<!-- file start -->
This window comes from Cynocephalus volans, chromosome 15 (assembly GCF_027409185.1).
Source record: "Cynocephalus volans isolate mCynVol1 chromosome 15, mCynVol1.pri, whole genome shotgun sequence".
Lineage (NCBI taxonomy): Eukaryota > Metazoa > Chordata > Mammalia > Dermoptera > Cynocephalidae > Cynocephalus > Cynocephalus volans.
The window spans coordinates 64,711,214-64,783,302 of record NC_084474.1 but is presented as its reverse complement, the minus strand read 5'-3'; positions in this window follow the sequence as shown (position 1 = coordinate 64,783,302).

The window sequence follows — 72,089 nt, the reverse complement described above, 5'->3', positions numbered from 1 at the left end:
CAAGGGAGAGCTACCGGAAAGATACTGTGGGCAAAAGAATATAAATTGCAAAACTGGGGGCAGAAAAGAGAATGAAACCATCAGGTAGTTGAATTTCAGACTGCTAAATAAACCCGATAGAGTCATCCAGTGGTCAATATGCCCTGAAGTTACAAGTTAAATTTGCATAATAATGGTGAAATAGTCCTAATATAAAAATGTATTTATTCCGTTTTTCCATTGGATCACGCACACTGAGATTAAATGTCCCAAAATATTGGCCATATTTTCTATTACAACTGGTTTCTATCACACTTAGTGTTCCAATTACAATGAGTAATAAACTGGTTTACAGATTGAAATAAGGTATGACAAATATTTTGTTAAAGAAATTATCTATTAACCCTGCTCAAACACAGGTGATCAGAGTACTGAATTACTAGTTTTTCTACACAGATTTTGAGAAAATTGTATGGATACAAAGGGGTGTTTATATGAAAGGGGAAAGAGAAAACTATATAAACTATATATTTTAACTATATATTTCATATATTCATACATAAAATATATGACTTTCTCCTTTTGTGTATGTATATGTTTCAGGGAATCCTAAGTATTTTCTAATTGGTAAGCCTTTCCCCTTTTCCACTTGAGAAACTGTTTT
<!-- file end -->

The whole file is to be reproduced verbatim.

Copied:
This window comes from Cynocephalus volans, chromosome 15 (assembly GCF_027409185.1).
Source record: "Cynocephalus volans isolate mCynVol1 chromosome 15, mCynVol1.pri, whole genome shotgun sequence".
Lineage (NCBI taxonomy): Eukaryota > Metazoa > Chordata > Mammalia > Dermoptera > Cynocephalidae > Cynocephalus > Cynocephalus volans.
The window spans coordinates 64,711,214-64,783,302 of record NC_084474.1 but is presented as its reverse complement, the minus strand read 5'-3'; positions in this window follow the sequence as shown (position 1 = coordinate 64,783,302).

The window sequence follows — 72,089 nt, the reverse complement described above, 5'->3', positions numbered from 1 at the left end:
CAAGGGAGAGCTACCGGAAAGATACTGTGGGCAAAAGAATATAAATTGCAAAACTGGGGGCAGAAAAGAGAATGAAACCATCAGGTAGTTGAATTTCAGACTGCTAAATAAACCCGATAGAGTCATCCAGTGGTCAATATGCCCTGAAGTTACAAGTTAAATTTGCATAATAATGGTGAAATAGTCCTAATATAAAAATGTATTTATTCCGTTTTTCCATTGGATCACGCACACTGAGATTAAATGTCCCAAAATATTGGCCATATTTTCTATTACAACTGGTTTCTATCACACTTAGTGTTCCAATTACAATGAGTAATAAACTGGTTTACAGATTGAAATAAGGTATGACAAATATTTTGTTAAAGAAATTATCTATTAACCCTGCTCAAACACAGGTGATCAGAGTACTGAATTACTAGTTTTTCTACACAGATTTTGAGAAAATTGTATGGATACAAAGGGGTGTTTATATGAAAGGGGAAAGAGAAAACTATATAAACTATATATTTTAACTATATATTTCATATATTCATACATAAAATATATGACTTTCTCCTTTTGTGTATGTATATGTTTCAGGGAATCCTAAGTATTTTCTAATTGGTAAGCCTTTCCCCTTTTCCACTTGAGAAACTGTTTT